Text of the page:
Canine Body Language: lip licks and tongue flicks

Do you speak dog?

tongue flick

lip lick

If you notice a dog licking his lips or flicking his tongue out in a social situation, he’s likely either uncomfortable himself or responding to another dog or person’s discomfort.

Both of these are oral self-soothing behaviors, much like thumb-sucking in toddlers.

When a dog licks his lips or flicks his tongue out, he’s giving you valuable information. If you notice your dog looking at you and giving either of these signals, you can signal back to him by licking your own lips, effectively telling him, “I see that you’re unsure, and don’t intend you any harm.”

What situations cause your dog to lick his lips or flick his tongue out?

20 responses to “Canine Body Language: lip licks and tongue flicks

  1. correction! If she feels I am disappointed in her, she throws her ears back, head down, she wags her whole rear end, and licks her lips. It’s a very effective tactic for getting back in my good graces ;)

    Thank you for the post, I had heard a tidbit about this signal elsewhere but didn’t know what it meant. Can you tell other ways it is useful for the trainer?

    • If dog is licking lips, could also be saying “please” help me with my problem. My dog has dry skin & and this is her way of asking that I rub cream on her problem areas. She then also thanks me with a tongue flick after I am done and She then stays relaxed & still on Her blanket, basking in the relief. Hope this is helpful – Marion

  2. Sometimes my dog yawns. Someone told me it is because he doesn’t understand or is confused about something, but I think he rarely licks his lips.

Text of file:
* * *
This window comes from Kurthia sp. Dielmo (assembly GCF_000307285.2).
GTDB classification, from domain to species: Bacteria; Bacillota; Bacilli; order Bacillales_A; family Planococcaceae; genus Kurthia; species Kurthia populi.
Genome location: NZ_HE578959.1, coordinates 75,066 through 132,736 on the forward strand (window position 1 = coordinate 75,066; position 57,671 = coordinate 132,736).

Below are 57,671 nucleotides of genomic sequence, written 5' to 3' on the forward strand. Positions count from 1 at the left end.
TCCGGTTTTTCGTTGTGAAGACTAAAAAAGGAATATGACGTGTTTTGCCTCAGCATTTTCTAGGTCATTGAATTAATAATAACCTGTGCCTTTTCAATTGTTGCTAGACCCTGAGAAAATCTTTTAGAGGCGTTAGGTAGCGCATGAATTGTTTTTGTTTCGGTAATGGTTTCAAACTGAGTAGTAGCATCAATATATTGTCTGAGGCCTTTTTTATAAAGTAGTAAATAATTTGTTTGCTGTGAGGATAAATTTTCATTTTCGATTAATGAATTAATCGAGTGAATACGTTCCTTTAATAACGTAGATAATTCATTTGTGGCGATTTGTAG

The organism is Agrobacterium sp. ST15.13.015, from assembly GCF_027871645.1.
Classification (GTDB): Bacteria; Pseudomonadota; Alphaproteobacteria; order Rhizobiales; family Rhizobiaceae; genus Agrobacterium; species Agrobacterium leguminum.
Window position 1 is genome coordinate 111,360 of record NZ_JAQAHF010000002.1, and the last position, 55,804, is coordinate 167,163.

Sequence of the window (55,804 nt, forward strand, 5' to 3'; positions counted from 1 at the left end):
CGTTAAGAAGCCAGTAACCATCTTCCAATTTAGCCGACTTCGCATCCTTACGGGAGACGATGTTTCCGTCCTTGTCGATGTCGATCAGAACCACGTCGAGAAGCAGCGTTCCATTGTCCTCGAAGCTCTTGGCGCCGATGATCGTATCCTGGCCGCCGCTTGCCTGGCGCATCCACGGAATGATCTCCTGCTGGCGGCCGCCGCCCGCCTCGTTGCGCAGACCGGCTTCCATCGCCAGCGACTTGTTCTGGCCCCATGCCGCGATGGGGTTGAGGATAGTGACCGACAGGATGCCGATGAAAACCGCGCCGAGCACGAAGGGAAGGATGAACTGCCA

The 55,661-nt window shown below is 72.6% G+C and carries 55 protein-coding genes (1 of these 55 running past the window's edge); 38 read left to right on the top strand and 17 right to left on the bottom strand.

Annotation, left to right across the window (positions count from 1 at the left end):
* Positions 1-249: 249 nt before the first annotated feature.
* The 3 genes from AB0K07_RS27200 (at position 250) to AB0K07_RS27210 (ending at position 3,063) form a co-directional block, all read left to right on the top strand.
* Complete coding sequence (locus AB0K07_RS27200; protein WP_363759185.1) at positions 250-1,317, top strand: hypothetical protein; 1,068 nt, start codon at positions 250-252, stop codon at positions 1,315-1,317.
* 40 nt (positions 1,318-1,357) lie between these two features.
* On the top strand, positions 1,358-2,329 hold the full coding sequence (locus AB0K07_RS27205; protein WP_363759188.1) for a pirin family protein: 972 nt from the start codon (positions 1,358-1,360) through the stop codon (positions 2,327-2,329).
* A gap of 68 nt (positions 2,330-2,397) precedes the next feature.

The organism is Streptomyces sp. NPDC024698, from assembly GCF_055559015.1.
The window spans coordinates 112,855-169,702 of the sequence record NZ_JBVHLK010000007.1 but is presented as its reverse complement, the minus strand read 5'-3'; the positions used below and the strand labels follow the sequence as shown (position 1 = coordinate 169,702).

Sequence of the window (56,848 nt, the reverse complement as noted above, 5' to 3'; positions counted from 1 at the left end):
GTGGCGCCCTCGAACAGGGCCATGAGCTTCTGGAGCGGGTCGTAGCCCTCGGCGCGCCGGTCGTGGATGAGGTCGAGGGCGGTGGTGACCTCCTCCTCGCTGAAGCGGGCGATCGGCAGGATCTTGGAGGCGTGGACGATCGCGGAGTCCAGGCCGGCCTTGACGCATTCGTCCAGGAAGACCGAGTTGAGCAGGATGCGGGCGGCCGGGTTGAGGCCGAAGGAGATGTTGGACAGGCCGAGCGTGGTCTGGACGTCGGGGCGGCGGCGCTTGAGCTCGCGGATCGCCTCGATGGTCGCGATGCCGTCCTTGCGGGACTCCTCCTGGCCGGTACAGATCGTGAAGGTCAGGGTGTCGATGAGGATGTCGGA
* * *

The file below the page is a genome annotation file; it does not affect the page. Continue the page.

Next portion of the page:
3. Yes! Good article, people need to pay attention to what their dogs are telling them. My dog licks her lips a lot when she is nervous, especially around other dogs.

  4. My dog does this ALL the time.

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  7. oh, this was helpful. We just adopted a dog from the local shelter and she’s a total sweetie, but sometimes she’ll just sit up and start flicking her tongue for up to five minutes. I hope she settles after a while and she’s not so nervous. :c

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  10. Licking lips is a sign of submission in horses – it appears also to apply to dogs – depending on the situation

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  14. My dog does this when I’m giving him love and attention, especially if my face is close. He will lick my face and when I move my face away he will lick the air and his own lips compulsively. Does that mean he is uncomfortable with my affection? or can it mean anything else?

  15. Lynda Rohr Howard

    My dog, an older Rottie, does the flick whenever I talk to her (sweetly with higher tone). Or sometimes when I just look at her face/eyes and talk. I am not touching her. Never dreamed could be a stress response.

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